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- Table of Contents
Diagnostic and Therapeutic Endoscopy
Volume 2012 (2012), Article ID 853781, 7 pages
Rinsability of Orthophthalaldehyde from Endoscopes
MicroChem Laboratory, Inc., 1107-C South Airport Circle, Euless, TX 76040, USA
Received 24 January 2012; Accepted 9 March 2012
Academic Editor: Kazuo Inui
Copyright © 2012 Norman Miner et al. This is an open access article distributed under the Creative Commons Attribution License, which permits unrestricted use, distribution, and reproduction in any medium, provided the original work is properly cited.
Orthophthalaldehyde high level disinfectants are contraindicated for use with urological instruments such as cystoscopes due to anaphylaxis-like allergic reactions during surveillance of bladder cancer patients. Allergic reactions and mucosal injuries have also been reported following colonoscopy, laryngoscopy, and transesophageal echocardiography with devices disinfected using orthophthalaldehyde. Possibly these endoscopes were not adequately rinsed after disinfection by orthophthalaldehyde. We examined this possibility by means of a zone-of-inhibition test, and also a test to extract residues of orthophthalaldehyde with acetonitrile, from sections of endoscope insertion tube materials, to measure the presence of alkaline glutaraldehyde, or glutaraldehyde plus 20% w/w isopropanol, or ortho-phthalaldehyde that remained on the endoscope materials after exposure to these disinfectants followed by a series of rinses in water, or by aeration overnight. Zones of any size indicated the disinfectant had not been rinsed away from the endoscope material. There were no zones of inhibition surrounding endoscope materials soaked in glutaraldehyde or glutaraldehyde plus isopropanol after three serial water rinses according to manufacturers' rinsing directions. The endoscope material soaked in orthophthalaldehyde produced zones of inhibition even after fifteen serial rinses with water. Orthophthalaldehyde was extracted from the rinsed endoscope material by acetonitrile. These data, and other information, indicate that the high level disinfectant orthophthalaldehyde, also known as 1,2-benzene dialdehyde, cannot be rinsed away from flexible endoscope material with any practical number of rinses with water, or by drying overnight.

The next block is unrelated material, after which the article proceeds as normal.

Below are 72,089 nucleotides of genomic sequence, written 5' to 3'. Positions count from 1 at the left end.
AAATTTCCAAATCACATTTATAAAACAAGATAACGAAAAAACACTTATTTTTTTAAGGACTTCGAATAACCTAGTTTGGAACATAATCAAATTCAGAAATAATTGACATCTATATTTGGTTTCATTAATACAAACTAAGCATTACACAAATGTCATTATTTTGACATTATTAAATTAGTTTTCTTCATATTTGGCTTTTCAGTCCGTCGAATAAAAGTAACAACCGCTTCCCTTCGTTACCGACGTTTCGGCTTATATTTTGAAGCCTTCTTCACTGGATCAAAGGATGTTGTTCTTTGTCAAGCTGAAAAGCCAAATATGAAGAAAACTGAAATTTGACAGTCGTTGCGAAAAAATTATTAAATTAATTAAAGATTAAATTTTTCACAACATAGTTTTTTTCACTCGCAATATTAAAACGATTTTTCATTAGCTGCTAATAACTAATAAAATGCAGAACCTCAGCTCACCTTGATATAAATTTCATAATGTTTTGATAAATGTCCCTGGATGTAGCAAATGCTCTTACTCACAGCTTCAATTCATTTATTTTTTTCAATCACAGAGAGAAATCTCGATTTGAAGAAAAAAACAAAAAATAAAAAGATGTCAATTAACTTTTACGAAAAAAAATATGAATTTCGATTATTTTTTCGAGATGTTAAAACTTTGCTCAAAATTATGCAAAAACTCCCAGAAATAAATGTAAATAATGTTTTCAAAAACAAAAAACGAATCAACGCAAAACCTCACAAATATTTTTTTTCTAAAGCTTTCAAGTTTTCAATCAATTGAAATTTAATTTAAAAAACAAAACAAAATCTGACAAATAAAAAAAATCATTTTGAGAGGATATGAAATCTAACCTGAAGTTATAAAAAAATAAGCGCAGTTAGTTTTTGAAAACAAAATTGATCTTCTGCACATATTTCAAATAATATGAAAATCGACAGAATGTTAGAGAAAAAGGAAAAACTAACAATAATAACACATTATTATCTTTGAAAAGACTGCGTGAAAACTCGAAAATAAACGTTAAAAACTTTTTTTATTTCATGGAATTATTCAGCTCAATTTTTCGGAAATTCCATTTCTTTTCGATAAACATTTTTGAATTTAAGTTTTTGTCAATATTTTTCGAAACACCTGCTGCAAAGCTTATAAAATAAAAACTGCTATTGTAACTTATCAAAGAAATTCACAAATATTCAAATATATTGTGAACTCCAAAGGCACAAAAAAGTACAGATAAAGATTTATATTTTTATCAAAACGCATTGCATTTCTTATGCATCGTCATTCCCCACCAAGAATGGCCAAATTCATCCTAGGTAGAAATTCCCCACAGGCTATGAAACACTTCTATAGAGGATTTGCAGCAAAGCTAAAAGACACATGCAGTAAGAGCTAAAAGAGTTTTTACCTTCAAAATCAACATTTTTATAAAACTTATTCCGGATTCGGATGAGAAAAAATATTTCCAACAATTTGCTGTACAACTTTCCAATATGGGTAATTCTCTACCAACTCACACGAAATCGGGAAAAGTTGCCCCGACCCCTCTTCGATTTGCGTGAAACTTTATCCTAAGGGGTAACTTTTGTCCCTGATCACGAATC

There are many references in the scientific literature noting anaphylactic shock reactions for patients examined with cystoscopes [1–3], laryngoscopes , and colonoscopes  disinfected with orthophthalaldehyde (OPA). Serious mucosal injury to the lips, tongue, throat, and esophagus have been reported for patients due to transesophageal echocardiography (TEE) probes that had been high level disinfected with OPA [6, 7]. Many of the case reports deal with the clinical condition of the patient after exposure to endoscopes or TEE probes disinfected with OPA and detailed procedures for rinsing the equipment are limited to “copious.” This description of the rinsing procedure left open the possibility that the endoscopes were not thoroughly rinsed free of OPA. However, several of the publications are more specific identifying three sequential one-minute immersions in 2 gallons of water , or four sequential immersions each in 2 liters of water . The manufacturer’s instructions for manual rinsing are to immerse the medical device in 2 gallons of water and to leave the device immersed for 1 minute and repeat this procedure three times with fresh water each time. There are special instructions on the OPA package insert for TEE probes that include enclosing the TEE probe in a sterile protective sheath when performing TEE. These instructions suggest that a residue of OPA might remain on the TEE probe even after careful rinsing, and the protective sheath is used to provide a physical barrier to protect the patient from any residue of OPA. The instructions for use for OPA high level disinfectant solution carry a contraindication warning that OPA should not be used to process any urological instruments used to examine patients with bladder cancer. The bladders of these patients are examined frequently with cystoscopes, suggesting that the endoscope might initially carry OPA into the tissues of the urethra to sensitize the patient, and the allergic reaction occurs with reexamination due to continuing residues of OPA on the cystoscope.